Then when they found more fish right under those logs, they really got excited.
Though there was a unison about it.
But after awhile, everybody just wanted to go back to the perch.
Although there was a little competition for the best spot. There always is among American White Pelicans, gregarious as they often seem.
At Last, Pelicans Flying and Cooperatively Fishing
Photographed October 7
First of Season — Pelican in Flight. So glad to see one in the air. One of those joys I wait from about April 15th every year till sometime in October the next year.. Hooray!
Then it landed behind a bunch of other pelicans on one of those logs out there, and my pelican season had officially begun at last.
Not, perhaps, as exciting as getting to photograph a Bald Eagle the other day, since there's lots of pelicans now — more than thirty at my last count — and as far as I or anybody I know knows, there's only one local eagle, and seeing it in flight was so exciting I could hardly hold my camera/lens still to focus in on it.
I knew where they were going, and I'd been hoping for an opportunity to photograph them cooperatively fishing ever since the first American Pelican arrived in Sunset Bay on September 13.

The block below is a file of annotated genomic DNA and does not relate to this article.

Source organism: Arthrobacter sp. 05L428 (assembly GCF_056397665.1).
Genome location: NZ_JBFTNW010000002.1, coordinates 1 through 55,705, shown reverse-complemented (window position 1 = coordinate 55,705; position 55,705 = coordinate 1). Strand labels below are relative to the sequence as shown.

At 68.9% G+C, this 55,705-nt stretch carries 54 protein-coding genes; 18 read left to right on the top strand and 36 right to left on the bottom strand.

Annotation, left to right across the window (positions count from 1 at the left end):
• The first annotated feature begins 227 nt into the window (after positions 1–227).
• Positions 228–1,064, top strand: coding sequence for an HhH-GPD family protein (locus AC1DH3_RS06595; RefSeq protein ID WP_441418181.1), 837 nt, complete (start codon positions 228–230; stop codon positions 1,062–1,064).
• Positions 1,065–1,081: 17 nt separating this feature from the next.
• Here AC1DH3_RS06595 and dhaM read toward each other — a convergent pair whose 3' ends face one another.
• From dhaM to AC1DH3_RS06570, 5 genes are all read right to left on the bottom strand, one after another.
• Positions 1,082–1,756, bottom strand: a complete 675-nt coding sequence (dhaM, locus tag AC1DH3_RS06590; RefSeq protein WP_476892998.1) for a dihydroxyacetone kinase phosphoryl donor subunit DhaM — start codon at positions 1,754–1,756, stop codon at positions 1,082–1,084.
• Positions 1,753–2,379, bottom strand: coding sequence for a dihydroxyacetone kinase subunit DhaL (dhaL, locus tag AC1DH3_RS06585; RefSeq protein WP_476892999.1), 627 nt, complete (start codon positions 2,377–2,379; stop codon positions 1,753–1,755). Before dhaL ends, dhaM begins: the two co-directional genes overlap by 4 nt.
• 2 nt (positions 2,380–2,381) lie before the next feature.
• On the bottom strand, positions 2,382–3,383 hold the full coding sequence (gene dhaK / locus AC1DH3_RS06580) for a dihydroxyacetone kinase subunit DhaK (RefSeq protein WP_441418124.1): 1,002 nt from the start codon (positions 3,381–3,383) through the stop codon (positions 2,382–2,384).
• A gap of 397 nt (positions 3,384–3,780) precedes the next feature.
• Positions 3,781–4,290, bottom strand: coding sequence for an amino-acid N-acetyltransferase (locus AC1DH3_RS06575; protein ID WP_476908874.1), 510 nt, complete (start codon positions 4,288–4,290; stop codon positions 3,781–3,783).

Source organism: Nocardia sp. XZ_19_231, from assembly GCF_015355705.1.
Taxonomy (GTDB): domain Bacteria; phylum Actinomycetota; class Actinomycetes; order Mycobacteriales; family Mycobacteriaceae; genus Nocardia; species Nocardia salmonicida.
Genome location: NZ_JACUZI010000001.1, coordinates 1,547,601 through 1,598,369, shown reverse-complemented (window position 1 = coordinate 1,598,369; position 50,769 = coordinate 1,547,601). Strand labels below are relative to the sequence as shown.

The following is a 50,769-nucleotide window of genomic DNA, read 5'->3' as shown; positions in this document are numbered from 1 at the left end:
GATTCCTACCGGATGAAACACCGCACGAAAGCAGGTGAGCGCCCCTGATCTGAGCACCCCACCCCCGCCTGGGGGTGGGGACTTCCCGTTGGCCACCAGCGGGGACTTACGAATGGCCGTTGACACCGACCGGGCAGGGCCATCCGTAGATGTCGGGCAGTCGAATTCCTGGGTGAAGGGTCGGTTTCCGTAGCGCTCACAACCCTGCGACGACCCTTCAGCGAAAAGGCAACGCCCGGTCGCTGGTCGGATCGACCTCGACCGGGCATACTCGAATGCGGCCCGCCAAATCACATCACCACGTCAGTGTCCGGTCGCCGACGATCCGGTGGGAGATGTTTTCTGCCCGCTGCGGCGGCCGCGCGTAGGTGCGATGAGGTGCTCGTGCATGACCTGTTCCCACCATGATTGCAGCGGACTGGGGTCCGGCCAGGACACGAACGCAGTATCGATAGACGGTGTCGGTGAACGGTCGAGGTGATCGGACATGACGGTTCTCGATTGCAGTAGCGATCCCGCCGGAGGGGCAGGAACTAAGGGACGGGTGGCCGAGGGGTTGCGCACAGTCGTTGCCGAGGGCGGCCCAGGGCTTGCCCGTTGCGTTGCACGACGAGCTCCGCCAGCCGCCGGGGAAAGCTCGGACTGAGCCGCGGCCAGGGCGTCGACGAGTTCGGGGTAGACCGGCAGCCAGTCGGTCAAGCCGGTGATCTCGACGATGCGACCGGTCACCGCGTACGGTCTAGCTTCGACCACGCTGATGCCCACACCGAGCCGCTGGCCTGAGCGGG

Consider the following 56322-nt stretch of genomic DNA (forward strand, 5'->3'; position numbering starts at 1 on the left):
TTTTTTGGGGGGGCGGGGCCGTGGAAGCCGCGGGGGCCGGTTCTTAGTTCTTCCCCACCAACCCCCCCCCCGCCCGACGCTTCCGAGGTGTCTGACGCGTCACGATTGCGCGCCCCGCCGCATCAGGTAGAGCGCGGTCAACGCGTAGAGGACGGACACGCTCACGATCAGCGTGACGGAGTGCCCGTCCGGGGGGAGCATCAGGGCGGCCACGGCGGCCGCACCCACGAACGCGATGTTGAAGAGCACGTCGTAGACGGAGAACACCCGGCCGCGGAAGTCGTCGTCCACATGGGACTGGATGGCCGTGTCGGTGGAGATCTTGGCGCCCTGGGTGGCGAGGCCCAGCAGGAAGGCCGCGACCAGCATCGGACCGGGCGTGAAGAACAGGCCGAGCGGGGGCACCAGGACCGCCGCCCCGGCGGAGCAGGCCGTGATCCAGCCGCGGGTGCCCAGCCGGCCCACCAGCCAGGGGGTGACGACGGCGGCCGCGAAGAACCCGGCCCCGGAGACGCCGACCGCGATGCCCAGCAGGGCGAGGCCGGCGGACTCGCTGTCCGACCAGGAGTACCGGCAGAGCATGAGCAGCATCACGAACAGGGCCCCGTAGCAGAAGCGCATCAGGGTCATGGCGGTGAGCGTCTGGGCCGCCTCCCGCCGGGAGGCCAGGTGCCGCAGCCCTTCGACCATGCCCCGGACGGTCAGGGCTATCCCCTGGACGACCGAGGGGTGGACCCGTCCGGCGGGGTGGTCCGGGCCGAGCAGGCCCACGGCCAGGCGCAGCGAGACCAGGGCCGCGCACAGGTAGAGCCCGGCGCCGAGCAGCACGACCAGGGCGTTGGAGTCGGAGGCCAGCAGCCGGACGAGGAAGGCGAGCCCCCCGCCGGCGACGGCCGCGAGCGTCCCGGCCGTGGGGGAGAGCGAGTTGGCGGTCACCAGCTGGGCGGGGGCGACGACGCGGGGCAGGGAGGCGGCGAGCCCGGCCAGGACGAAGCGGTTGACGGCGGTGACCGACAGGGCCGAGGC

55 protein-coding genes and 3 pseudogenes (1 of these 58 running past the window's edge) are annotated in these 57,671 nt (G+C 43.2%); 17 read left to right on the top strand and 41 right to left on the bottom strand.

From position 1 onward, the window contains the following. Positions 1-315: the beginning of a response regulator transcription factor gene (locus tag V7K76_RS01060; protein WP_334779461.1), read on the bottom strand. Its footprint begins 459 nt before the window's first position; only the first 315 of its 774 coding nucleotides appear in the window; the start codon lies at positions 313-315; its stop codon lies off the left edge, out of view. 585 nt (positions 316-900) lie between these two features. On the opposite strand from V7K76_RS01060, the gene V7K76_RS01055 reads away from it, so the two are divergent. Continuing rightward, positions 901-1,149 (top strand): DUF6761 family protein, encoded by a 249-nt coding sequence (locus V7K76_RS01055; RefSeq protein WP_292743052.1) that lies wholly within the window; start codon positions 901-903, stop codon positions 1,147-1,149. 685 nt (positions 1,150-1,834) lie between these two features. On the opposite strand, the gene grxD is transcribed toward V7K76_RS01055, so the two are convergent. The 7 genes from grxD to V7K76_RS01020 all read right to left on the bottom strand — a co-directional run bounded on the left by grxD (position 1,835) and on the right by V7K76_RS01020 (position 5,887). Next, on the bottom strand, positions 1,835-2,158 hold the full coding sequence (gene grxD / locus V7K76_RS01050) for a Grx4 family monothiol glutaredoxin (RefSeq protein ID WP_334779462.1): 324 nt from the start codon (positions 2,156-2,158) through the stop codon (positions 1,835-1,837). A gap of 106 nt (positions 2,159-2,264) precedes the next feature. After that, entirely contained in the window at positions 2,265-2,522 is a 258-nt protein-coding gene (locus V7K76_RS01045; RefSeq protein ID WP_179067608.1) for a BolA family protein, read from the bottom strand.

It's almost always a treat, because once they get used to fishing with each other this autumn / winter / spring, it's like watching synchronized swimming at the Olympics or that sport's perhaps most famous synchro-swimming athlete in history, Esther Williams. I remember her swimming; you younger pups may never have heard of her.
These birds are obviously a little out of practice. Perhaps they are from several differing northern flocks, and they hadn't had the pleasure, but as I watched they got more and more synchronized.
As their heads go down into the water, their wings semi-automatically come up in counterbalance.
Till everybody's heads are well under water, groping around down there, and catching some fish. Pelicans each need four pounds of fish a day.
After groping, if they're used to fishing together, they come up for air and get back together to chase a school of fish into the shallows to scoop more of them up.
Since where they put those fishes is in their remarkably flexible lower mandibles, those amazing purposes need to be stretched a bit, so they'll be thoroughly flexible next time they're needed, too.
Here's another shot from the same bunch a little while later, when they're a little more synchronized, though not yet perfect.
They need practice.
And finally, everybody's heads in and wings up.
Fact-Finding Pelicans, Coots scooting & Poofy Top Ducks